Stomach bloating – the 29p vegetable you should avoid or risk trapped wind
Stomach bloating affects most people at some point in their lifetime, according to the NHS. But you could avoid feeling bloated by simply cutting back on the amount of garlic you eat, it’s been claimed.
Bloating can make the stomach feel swollen, hard, and it’s generally quite uncomfortable.
Your bloating pain may be caused by eating certain gassy foods, or by eating too fast or too much.
But, one of the best and easiest ways to limit your risk of bloating is to avoid certain foods, including garlic, it’s been revealed.
Everyone should consider swapping garlic for herbs and spices, urged nutritionist Adda Bjarnadottir.
Garlic has been claimed to have a number of health benefits, including helping to lower blood pressure and protect against heart disease.
But, the vegetable could also lead to stomach pain in some people.
That’s because it contains some indigestible FODMAPs, which are sugars that aren’t easily digested.
These sugars sit in the gut and provide food for bacteria, which release gas as a by-product.
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“Although bloating may be a symptom of a serious medical condition, it is usually caused by something in the diet,” she wrote for medical website Healthline.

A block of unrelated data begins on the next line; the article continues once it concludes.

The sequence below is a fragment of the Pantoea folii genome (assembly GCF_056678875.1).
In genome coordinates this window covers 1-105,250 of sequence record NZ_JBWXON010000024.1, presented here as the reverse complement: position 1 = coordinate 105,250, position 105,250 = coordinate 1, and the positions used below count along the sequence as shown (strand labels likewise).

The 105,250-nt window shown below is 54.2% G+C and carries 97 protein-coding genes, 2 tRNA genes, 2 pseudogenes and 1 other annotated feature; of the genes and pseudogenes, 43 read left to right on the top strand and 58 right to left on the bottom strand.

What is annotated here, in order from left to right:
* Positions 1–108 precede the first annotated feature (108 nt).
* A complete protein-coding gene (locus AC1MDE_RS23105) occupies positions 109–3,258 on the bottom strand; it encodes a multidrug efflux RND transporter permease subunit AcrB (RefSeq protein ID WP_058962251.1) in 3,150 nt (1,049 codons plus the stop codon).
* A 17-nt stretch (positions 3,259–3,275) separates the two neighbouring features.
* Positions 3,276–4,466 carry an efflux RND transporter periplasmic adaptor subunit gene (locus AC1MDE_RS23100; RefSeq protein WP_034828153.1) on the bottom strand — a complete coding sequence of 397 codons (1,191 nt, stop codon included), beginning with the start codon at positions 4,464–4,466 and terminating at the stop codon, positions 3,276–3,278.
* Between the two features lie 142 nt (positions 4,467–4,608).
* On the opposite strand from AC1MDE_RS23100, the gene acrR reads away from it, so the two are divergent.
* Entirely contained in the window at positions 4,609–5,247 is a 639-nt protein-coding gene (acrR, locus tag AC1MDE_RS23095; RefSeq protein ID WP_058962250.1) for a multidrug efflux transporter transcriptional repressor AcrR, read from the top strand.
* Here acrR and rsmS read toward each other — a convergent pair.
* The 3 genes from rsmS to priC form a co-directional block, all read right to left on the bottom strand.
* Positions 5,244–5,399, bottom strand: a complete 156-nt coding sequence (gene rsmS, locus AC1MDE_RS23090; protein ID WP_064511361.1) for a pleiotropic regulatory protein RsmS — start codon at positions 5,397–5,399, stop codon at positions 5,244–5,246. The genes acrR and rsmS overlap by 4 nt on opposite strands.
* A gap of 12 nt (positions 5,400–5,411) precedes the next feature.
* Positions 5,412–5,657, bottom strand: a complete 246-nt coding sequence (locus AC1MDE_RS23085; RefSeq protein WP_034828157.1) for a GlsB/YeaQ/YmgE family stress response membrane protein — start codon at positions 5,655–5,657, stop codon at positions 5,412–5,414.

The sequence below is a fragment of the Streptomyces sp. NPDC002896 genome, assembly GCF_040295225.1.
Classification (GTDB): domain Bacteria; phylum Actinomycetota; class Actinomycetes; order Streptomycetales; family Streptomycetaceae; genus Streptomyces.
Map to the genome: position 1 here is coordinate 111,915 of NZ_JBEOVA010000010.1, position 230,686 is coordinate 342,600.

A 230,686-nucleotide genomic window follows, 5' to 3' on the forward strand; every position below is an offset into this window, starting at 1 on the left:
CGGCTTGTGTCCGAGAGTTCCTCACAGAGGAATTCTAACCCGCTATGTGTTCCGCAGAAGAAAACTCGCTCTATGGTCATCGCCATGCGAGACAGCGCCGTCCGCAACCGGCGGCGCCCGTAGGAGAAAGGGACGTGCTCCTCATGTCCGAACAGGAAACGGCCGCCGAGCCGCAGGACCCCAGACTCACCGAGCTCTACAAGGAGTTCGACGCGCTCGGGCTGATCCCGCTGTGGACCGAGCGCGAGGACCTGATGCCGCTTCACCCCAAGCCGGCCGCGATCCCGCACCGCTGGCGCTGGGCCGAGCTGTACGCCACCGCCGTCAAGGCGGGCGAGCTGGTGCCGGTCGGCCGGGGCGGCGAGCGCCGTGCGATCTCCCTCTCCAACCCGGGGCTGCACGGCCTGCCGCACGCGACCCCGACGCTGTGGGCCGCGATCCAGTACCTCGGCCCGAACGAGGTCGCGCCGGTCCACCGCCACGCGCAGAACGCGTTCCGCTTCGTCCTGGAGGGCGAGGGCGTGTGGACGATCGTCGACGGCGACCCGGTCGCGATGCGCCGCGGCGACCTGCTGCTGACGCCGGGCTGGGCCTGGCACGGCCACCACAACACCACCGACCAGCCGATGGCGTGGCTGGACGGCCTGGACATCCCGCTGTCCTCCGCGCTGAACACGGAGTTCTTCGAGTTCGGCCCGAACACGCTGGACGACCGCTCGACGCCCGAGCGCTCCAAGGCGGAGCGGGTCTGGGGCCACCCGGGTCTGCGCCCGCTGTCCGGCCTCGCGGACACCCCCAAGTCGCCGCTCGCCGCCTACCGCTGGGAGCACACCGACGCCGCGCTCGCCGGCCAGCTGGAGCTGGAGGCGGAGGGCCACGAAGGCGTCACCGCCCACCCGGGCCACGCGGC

“Like onions, garlic contains fructans, which are FODMAPs that can cause bloating.
“Allergy or intolerance to other compounds found in garlic is also fairly common, with symptoms such as bloating, belching and gas.
“Try using other herbs and spices in your cooking, such as thyme, parsley, chives or basil.”
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Meanwhile, cutting back on the amount of peas in your diet could also help to protect against stomach pain.
Peas, as well as garlic, contain FODMAPs that aren’t easily broken down.
If certain foods tend to leave you feeling bloated, perseverance is the key, added Cullen.
Start with smaller portion sizes, and work your way up to normal-sized servings, she said.
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Stomach bloating may also be caused by constipation, trapped wind, irritable bowel syndrome, or even by swallowing too much air.
You could swallow air by drinking through a straw, or by talking with your mouth full of food.
Speak to a doctor if your bloating symptoms don’t go away, said the NHS. It could be caused by something more serious, including ovarian or bowel cancer.
While stomach pain is unlikely to be caused by a type of cancer, it’s always worth getting it checked by a medical professional.
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